Helen Zille attended school at St. Mary's Waverley in Johannesburg. She obtained a Bachelor of Arts degree from the University of the Witwatersrand.
A prominent journalist and anti-apartheid activist, Zille was instrumental in voicing protest to government atrocities. As a political correspondent for the now defunct Rand Daily Mail, Zille's journalistic skills helped her uncover the true story behind Black Consciousness Movement (BCM) leader, Steve Biko's death in 1977, which she discovered were due to police brutality and not natural causes as the government had claimed. The Apartheid government’s reaction to the article was to threaten the Rand Daily Mail with banning and called Zille and her editor, Allister Sparks, before the Press Council. The Presiding Judge of the Council, Justice Oscar Galgut, found both Zille and Sparks guilty of “tendentious reporting” and forced the Rand Daily Mail to make a correction.
In the 1980s, Zille was involved in NGOs and was a member of several anti-apartheid organisations such as the Black Sash, the Open Society Foundation and the Independent Media Diversity Trust. During this time, Zille was also the press officer for the University of Cape Town
In the 1990s, Zille joined the Democratic Party, which changed its name to the Democratic Alliance and served as the Party's Technical Advisor. In 1999, she was elected the MEC for Education in the Western Cape, and was invited by the Party to draw up a draft policy for education for the Province.
In 2003, Zille was a finalist for the Shoprite Checkers Woman of the Year Award, due to her endeavours in promoting equal education in the Western Cape.
In 2004, Zille became a Member of Parliament with the Democratic Alliance (DA).
In 2006, the DA became the largest party in Cape Town, and Zille was elected mayor of the city. As Mayor of Cape Town, she has fought against drug abuse, and sought to improve economic growth, and create employment, in the Western Cape.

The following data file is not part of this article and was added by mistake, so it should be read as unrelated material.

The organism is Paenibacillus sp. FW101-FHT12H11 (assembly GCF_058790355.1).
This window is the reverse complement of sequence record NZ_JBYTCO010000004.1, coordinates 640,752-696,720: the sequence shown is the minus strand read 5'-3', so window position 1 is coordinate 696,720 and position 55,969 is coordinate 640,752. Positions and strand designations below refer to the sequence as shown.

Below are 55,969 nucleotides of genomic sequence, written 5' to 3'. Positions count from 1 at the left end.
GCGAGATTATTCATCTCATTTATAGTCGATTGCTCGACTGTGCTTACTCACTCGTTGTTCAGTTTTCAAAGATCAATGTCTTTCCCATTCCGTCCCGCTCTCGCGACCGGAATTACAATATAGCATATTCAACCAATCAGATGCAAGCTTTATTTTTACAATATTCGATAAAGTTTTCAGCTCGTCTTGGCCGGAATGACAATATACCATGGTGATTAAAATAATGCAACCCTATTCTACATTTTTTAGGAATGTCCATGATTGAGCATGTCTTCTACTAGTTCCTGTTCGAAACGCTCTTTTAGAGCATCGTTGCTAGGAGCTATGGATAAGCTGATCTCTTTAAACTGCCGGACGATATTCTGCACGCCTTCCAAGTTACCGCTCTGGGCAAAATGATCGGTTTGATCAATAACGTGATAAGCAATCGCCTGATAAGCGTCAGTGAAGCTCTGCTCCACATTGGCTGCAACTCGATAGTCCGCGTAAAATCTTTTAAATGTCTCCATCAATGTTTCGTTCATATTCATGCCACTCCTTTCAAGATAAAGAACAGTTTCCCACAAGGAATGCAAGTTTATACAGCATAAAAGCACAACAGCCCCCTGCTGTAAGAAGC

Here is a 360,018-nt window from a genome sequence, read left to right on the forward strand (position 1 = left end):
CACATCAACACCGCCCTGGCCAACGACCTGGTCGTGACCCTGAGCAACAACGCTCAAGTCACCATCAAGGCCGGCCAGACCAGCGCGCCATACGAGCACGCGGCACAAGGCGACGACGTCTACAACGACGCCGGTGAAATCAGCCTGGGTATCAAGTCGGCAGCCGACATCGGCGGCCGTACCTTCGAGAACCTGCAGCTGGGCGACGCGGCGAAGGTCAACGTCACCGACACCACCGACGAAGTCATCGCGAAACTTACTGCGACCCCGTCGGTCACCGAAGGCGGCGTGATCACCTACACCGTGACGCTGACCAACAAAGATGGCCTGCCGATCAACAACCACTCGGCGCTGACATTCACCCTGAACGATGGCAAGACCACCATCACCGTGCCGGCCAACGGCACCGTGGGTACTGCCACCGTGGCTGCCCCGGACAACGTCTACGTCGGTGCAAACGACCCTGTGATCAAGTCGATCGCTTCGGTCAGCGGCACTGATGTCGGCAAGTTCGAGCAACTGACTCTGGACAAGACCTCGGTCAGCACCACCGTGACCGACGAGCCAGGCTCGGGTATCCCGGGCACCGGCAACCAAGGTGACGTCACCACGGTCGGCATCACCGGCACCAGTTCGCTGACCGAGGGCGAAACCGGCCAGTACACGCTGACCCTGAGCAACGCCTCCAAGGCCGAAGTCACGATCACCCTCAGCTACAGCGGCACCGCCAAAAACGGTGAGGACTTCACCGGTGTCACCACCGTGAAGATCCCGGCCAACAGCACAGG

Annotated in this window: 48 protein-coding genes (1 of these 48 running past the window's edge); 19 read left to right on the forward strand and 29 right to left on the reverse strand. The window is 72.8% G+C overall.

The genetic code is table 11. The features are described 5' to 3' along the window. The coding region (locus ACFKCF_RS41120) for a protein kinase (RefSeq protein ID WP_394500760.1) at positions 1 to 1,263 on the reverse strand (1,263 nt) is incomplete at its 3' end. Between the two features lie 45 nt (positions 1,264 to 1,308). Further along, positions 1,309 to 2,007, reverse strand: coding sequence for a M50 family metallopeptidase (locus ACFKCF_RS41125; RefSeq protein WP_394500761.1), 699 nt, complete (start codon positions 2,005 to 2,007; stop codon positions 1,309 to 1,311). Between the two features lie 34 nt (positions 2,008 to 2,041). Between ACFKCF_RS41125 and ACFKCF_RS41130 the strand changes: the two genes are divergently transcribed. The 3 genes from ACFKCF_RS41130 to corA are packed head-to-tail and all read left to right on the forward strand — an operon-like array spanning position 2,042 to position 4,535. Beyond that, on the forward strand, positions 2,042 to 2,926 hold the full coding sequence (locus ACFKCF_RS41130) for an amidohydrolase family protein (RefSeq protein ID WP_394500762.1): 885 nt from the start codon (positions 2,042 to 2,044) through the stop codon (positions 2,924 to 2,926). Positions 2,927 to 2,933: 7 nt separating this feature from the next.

On 6 May 2007, Zille was elected as the party leader for the DA. In September 2007, Zille was arrested in Mitchells Plain for protesting against drugs, under the Regulation of Gatherings Act. Zille and her co-accused were found not-guilty four weeks later.
Zille speaks fluent English, Afrikaans, Xhosa and German.
Zille was awarded the Mayor of the Year Award in 2008, for her efforts to eradicate drugs and violence, and to improve service delivery. On 5 May 2009, Zille became the Premier of the Western Cape, being in control of the only province not run by the African National Congress (ANC). On 12 April 2015 Zille announced that she would not stand for re-election as the DA's leader in its 2015 elections.
Zille is married to Professor John Maree, and together they have two sons, Paul and Thomas.
• Van Home, Tann, (2008), “Helen Zille, Mayor of Cape Town, wins the 2008 World Mayor Prize” From World Mayor, 14 October [online], Available at www.worldmayor.com [Accessed: 29 July 2013]
• Davidson, Ian, (2008) “ANC blocks motion praising Zille's world mayor award” From Politics Web, 23 October [online], Available at www.politicsweb.co.za [Accessed: 29 July 2013]
• BBC News (2009), “Zille in 'racist' Zuma HIV attack” From BBC News, 12 May [online], Available at www.news.bbc.co.uk [Accessed: 29 July 2013]
• Mantashe, Gwede, (2009) “ANC distances itself from ANCYL comments ”“ Mantashe” From Politics Web, 13 May [online], Available at www.politicsweb.co.za [Accessed: 29 July 2013]
• Zille, Helen, (2009) “Helen Zille answers her critics” From Politics Web, 15 May [online], Available at www.politicsweb.co.za [Accessed: 29 July 2013]
• Zille, Helen, (2007) “Steve Biko's legacy lives on ”“ Zille” From IOL, 9September [online], Available at www.iol.co.za [Accessed: 29 July 2013]
• Reincke, Madeline, Dr.Sorges,Jurgen “Famous People-Helen Zille” In Cape Town Garden Route, Vol 1, pp. 58-59